Over the past three years, Lloyd’s has focused on performance management of syndicates’ in the market because of losses it reported in 2017 and 2018. Books of business were re-underwritten and underwriters pulled out of unprofitable lines. Lloyd’s returned to a profit of £2.5 billion (US$3.2 billion) in 2019.

Neal said this hard work is starting to pay off. “We expect to see further improvement through 2021, as the market works on delivering [business and capital] plans that we consider to be logical, realistic, and achievable.”

Positive Rate Movement

Of course, a major indicator of long-term sustainable profits are premiums priced above the cost of risk. Positive rate movement is further good news for the market, said Chief Financial Officer Burkhard Keese, who also spoke during the press briefing.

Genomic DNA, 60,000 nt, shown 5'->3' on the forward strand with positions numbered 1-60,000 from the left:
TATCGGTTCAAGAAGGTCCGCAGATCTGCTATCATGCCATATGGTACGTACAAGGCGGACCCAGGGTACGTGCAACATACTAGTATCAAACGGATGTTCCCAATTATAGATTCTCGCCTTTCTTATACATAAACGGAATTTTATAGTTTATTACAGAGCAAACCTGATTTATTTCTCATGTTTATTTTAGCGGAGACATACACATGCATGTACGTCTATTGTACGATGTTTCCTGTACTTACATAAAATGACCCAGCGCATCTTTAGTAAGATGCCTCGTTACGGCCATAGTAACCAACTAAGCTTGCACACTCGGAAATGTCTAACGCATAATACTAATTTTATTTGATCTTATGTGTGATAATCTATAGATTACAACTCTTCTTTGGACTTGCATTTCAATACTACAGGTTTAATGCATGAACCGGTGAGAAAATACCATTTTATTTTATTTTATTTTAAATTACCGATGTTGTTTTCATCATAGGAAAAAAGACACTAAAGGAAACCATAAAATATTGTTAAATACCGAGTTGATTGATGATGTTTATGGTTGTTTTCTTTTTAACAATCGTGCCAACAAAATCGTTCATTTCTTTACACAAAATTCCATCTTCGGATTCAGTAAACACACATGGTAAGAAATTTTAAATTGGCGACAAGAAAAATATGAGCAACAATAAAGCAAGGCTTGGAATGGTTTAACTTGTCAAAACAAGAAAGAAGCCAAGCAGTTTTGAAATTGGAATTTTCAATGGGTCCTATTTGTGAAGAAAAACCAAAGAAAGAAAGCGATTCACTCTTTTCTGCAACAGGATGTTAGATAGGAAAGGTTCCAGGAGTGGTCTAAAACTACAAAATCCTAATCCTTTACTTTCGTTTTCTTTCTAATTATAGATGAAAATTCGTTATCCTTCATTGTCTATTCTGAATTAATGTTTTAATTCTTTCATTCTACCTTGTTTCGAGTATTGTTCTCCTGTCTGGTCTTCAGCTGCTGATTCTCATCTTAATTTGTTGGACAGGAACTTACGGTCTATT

He noted that average risk-adjusted rate increases on renewal business came to 8.7% during the first half. “These increases are exceeding plan every quarter. Furthermore, the rate of increase is accelerating in 2020 and it’s happening across the vast majority of classes and geographies.”

“We’re moving into the fourth consecutive year of price increases,” Neal said, which are expected to continue through 2021.

“So, as we do that, it’s important that we get the [business] plans right for 2021, so we don’t undo all of the good work that we’ve done through 2018, 2019, and 2020,” Neal added. Yes, growth can be supported but it has to be “the right risk at the right price,” he said.